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Is the FF Industry Sacrificing Ethics for the Hero Shot


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42 replies to this topic

#1 SilverCreek

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Posted 11 April 2018 - 09:15 AM

I don't know if this should be posted here under Fishing or in the Off Topic Section. Mods, please move or remove if inappropriate.

 

Editorial posted on a Blog:

 

http://www.sweetwate...-your-fishery/#


Regards,

Silver

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#2 mikechell

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Posted 11 April 2018 - 10:58 AM

I read this when it was posted on "the other site".  I'm just going to copy and paste my response here.

 

"Again ... someone writes an article blaming a specific segment of the population for the woes of the world. In this case, people looking to make some money from their love of fishing. You know what I see, in the pictures of people holding up a nice fish? I see a person holding a nice fish ... and, usually, an empty landscape behind them.

Some lament the decline in new anglers coming into the sport ...
Some of those same people then lament newer anglers coming into the sport ... if they're taking pictures of the fish?
 
The way I see it ... this is just another problem that boils down to ALL problems in the World.
There's just too damn many people."

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#3 iFly

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Posted 11 April 2018 - 11:17 AM

Somebody's jealous it sounds like. I get what he's trying to convey and I personally see way too many people hold fish out of water for way too long for the perfect picture (just a quick example), but he went to a great extent to call out a specific person and even look at online records for the tickets. 



#4 chugbug27

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Posted 11 April 2018 - 12:42 PM

I had the same initial reaction to the article, failing to see the difference ethically between the author who is a guide and the photographed visiting guide, re ethical differences in targeting spawning trout for profit. After all, I thought, if the author's a guide then he's doing much more harm to spawning trout in his home river than the activity did that he's complaining of... But then I looked up the author's website and, to my very happy surprise, he not only talks the talk but also walks the walk. He's one of the few guides I've seen on the web that openly discourages the targeting of spawning trout. So, +1 on the article for exposing that kind of nonsense, and big kudos to the author for his taking action and speaking out.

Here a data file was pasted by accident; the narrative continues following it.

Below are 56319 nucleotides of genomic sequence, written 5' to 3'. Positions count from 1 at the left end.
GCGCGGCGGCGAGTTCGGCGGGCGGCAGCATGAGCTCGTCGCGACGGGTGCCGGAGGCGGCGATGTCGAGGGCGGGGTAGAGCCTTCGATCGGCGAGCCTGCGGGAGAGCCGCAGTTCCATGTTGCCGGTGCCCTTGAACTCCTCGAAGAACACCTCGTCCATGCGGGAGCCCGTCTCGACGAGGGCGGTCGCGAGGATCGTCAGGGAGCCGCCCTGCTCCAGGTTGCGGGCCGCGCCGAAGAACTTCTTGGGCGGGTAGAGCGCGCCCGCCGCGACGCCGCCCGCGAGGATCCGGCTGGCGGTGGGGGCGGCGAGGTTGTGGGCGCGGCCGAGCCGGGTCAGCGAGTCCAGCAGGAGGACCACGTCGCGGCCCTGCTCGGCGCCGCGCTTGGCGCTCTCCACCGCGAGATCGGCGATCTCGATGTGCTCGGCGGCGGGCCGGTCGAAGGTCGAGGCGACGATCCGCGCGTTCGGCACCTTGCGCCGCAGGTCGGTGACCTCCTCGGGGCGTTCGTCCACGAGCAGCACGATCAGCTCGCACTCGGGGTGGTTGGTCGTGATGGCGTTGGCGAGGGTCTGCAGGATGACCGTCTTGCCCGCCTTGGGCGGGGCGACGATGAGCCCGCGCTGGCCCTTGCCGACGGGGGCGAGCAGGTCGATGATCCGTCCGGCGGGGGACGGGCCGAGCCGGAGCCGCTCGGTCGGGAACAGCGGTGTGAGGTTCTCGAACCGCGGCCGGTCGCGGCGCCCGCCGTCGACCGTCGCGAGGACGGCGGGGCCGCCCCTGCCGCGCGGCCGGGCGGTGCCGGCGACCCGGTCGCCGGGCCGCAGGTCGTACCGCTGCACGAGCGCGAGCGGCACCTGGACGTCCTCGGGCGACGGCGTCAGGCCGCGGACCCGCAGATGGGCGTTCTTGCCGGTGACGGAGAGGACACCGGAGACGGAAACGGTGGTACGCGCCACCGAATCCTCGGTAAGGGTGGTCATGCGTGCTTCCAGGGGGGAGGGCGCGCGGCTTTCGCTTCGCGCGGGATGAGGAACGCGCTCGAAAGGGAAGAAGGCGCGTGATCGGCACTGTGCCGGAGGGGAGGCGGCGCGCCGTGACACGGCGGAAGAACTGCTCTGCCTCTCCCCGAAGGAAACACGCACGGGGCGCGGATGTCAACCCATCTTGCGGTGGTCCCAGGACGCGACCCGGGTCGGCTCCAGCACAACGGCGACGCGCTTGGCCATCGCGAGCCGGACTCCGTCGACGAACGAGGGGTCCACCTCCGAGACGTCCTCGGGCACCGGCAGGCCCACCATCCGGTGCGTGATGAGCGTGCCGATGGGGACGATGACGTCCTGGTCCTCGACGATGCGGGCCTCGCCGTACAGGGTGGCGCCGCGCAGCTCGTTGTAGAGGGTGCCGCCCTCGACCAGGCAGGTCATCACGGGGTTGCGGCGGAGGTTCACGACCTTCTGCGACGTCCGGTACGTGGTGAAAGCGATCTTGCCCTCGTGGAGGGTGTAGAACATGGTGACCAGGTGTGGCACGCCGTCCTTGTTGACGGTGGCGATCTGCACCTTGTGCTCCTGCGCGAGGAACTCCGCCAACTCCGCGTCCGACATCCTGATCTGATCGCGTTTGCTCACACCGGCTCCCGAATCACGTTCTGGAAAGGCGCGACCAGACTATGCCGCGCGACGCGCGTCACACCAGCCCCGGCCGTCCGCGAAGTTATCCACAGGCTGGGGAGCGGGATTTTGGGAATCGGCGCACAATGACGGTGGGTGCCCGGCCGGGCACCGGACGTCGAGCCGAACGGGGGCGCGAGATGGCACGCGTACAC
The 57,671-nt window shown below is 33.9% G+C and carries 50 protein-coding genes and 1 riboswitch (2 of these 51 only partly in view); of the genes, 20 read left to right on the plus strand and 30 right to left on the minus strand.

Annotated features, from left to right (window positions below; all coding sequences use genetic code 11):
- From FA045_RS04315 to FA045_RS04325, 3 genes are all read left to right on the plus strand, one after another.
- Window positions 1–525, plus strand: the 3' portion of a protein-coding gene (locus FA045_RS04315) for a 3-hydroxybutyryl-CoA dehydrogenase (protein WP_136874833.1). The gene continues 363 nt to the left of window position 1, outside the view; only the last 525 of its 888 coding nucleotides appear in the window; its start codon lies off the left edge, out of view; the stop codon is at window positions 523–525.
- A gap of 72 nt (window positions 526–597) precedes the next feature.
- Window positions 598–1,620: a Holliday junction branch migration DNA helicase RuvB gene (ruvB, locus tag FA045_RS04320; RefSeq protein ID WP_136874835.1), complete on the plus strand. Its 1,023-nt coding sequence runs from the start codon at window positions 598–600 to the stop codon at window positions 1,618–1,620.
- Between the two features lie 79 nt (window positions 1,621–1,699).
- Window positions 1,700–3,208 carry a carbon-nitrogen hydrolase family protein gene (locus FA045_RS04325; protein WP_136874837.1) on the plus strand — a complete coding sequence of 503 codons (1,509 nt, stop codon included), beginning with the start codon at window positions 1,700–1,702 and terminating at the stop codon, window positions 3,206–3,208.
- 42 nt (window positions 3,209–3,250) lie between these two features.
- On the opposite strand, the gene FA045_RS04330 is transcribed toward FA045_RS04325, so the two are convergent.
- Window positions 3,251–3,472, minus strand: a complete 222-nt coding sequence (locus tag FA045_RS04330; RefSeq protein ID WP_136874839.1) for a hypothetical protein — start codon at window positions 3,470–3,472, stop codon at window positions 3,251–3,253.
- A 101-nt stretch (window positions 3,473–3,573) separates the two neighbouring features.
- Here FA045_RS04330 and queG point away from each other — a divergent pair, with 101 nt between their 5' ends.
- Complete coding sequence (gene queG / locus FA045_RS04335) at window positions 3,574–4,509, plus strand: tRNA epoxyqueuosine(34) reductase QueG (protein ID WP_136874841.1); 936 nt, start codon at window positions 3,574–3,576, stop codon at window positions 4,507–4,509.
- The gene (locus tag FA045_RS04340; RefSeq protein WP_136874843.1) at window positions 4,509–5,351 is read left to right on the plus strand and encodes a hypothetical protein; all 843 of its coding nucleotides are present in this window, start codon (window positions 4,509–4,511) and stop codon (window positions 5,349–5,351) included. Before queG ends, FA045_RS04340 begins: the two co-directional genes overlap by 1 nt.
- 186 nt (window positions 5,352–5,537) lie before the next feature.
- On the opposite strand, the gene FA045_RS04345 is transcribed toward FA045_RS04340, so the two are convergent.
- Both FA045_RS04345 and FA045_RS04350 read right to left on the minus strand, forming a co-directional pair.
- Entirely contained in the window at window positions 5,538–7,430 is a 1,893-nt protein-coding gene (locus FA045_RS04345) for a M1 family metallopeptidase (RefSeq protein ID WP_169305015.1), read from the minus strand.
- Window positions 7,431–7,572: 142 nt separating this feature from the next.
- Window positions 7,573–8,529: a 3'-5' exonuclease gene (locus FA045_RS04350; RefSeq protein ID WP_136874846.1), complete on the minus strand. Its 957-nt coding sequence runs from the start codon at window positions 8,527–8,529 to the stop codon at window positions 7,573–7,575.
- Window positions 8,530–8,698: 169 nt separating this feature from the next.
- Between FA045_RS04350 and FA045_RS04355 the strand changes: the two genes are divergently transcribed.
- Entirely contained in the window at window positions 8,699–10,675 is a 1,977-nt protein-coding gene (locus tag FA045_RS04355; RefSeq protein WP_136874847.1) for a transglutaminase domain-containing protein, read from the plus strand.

cb27

#5 tjm

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Posted 11 April 2018 - 12:58 PM

 

Ethics or moral philosophy is the branch of philosophy that involves systematizing, defending, and recommending concepts of right and wrong conduct.

So, here we go; ethics are a matter of personal perspective just like religious or political philosophy.

Personally I think it is unethical to be a guide or hire a guide for fishing period.

If fishing is done commercially use a net and your professional knowledge.

If done as hobby, teach yourself and grow from the learning. Use of a guide may be self abuse; how can you ever know afterwards if the fish you caught was your fault or the guide's fault?

 

When braging time comes, is it ethical to say "my fish is bigger than.. " or to say "my guide is bigger than.." ?



#6 tjm

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Posted 11 April 2018 - 01:02 PM

Further, on the highest moral standard, is it at all ethical to catch fish you don't intend to eat?



#7 Bimini15

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Posted 11 April 2018 - 01:05 PM

Jealousy? I would say it is concern. Only he knows his true motivations, but I think he makes a point that most of us, the non lifestyle fly fishermen, can relate to.
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#8 Saltybum